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Thread: Shooting a moose hit by a car

  1. #1
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    Default Shooting a moose hit by a car

    If a moose is hit by a vehicle, can you dispatch the animal? Would you also have to follow the rules for "Defense of life and property?

    I realize this a question for a trooper, but the Ask a AST forum doesn't seem to allow for new post.

  2. #2
    Member duckslayer56's Avatar
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    I would call the troopers, and ask if it was ok before I did. They can be very picky about this, so be very careful if this situation comes up. From what I have seen and heard, the troopers would rather do the dispatching themselves. My guess is for liability purposes, and safety issues that can arise.
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  3. #3
    Member skybust's Avatar
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    No you have to call the police
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    Member 4merguide's Avatar
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    Quote Originally Posted by duckslayer56 View Post
    I would call the troopers, and ask if it was ok before I did.
    Yes, just call and ask. Unfortunately I hit a young bull once and only broke both it's back legs, so it was still very much alive. When I called dispatch and told them I also had to leave because I was leaking coolant real bad. I said I would be back and if it was ok for me to bring my pistol back and put the animal out of it's misery? She said that would be ok. Even at that, when the trooper arrived and saw the wound to the head he came off with an attitude.....UNTIL I told him that dispatch told me it was ok.
    Sheep hunting...... the pain goes away, but the stupidity remains...!!!

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    An officer would have to lack backbone to give you crap about putting such a suffering animal down, but it is certainly not a DLP situation and others are correct, it is the LEOs responsibility.

  6. #6
    Member hodgeman's Avatar
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    I dispatched one after trooper dispatch OK'd it. In that case the animal was in the middle of the road and a significant traffic hazard due to restricted traffic and the usual rubbernecking. We got it off the road and got traffic moving again. Waited a while and the troopers never showed...guess they had other, more pressing, concerns. Understandable given their patrol area and relatively low numbers up here.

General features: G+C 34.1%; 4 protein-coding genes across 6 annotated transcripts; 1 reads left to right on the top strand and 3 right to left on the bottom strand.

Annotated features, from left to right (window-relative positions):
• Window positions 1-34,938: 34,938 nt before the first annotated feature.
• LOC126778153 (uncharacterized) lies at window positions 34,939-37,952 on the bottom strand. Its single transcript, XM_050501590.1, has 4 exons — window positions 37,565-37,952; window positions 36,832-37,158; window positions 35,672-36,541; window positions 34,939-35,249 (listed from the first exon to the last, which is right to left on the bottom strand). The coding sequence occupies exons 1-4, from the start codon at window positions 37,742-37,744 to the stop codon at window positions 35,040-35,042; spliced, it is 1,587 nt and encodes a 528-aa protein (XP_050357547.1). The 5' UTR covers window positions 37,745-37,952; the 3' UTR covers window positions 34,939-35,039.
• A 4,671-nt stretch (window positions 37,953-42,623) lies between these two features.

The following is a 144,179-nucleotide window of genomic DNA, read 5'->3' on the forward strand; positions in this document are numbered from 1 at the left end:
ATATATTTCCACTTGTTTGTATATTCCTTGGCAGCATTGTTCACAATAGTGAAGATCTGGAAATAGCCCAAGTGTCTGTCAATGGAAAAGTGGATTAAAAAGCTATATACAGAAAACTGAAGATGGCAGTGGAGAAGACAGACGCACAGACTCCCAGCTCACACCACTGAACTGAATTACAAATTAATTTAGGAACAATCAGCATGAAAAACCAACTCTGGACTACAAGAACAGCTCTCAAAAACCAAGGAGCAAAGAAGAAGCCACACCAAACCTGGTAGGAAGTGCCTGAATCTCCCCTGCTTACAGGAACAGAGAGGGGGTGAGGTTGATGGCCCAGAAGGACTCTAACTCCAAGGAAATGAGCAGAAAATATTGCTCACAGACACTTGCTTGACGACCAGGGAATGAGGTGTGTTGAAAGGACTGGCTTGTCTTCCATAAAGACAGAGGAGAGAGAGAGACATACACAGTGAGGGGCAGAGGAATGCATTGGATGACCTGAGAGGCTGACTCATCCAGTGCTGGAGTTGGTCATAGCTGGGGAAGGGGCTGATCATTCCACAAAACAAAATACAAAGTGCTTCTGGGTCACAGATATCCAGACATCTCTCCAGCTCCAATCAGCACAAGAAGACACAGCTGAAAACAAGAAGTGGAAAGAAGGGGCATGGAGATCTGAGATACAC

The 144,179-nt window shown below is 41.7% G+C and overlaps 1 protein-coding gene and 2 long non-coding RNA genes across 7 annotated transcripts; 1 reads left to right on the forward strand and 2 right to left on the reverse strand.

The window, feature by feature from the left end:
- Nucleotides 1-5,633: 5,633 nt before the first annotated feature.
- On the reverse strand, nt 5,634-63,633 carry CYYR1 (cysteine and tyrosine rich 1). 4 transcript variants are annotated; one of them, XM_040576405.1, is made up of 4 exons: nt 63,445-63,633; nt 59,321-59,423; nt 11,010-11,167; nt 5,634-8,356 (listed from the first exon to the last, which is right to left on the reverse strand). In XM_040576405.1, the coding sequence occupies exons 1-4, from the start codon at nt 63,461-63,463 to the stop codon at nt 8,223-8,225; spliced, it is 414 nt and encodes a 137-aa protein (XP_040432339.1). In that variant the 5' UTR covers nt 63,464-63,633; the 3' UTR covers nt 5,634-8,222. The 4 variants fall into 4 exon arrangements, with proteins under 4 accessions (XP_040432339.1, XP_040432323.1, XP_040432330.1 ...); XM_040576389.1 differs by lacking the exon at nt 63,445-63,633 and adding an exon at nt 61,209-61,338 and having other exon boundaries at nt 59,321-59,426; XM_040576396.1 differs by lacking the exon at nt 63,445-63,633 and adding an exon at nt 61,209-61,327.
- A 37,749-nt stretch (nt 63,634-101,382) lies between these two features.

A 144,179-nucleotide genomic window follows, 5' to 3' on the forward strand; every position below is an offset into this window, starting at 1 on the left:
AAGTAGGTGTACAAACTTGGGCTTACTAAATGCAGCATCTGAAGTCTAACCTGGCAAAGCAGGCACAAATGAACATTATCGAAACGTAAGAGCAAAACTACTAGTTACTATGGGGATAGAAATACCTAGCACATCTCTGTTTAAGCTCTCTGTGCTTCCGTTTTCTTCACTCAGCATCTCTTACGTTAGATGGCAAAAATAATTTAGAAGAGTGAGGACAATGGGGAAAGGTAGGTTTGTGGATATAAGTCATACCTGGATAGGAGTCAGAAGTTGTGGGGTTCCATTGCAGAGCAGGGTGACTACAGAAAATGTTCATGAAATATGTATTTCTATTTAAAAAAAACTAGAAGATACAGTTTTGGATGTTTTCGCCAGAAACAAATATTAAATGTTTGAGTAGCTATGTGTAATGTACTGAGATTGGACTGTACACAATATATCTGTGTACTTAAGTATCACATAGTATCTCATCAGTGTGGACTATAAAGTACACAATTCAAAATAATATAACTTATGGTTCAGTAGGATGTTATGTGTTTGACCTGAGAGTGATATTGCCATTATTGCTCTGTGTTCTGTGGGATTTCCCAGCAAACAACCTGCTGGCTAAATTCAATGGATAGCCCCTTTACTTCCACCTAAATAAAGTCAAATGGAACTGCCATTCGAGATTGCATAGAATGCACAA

My guess is that public safety outweighs humanity- if the animal presents further hazard they're probably gonna let you zap it and get it off the roadway if officers are a ways out. If it's out of the road and not presenting a hazard they'd probably rather you didn't.
    "I do not deal in hypotheticals. The world, as it is, is vexing enough..." Col. Stonehill, True Grit

  7. #7

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    The other replies are all correct. This was asked to a trooper a few years ago I think, maybe up in Fairbanks? It was in a news article somewhere, but essentially answered it as others have above. They do not want people dispatching animals unless absolutely necessary. It has to be a safety concern for the most part. Basically, they don't know you from John Doe down in the trailer park, so they don't want to have any random person taking potshots at what they claim to be a wounded animal. By calling them first, they can at least use that interraction to determine that you are likely a responsible person and the situation warrants you doing it before an officer/trooper can respond.

    EDIT: Here is a link to the story in the Fairbanks Daily News-Miner from 2 years ago: http://www.newsminer.com/view/full_s...e-on-a-highway?

  8. #8
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    I came onto a moose injured severely along the Elliot Highway near pump station seven a number of years ago. We called the troopers from pump seven and they asked if we had a gun and would we dispatch it? I made sure I got the name of the person on the phone as it is definitely against the law to do that. As much as you hate to see the animal suffer you must leave it unless express permission has been granted. The moose is the property of the state and you are not allowed to salvage it unless you are on the salvage list and you turn is up.

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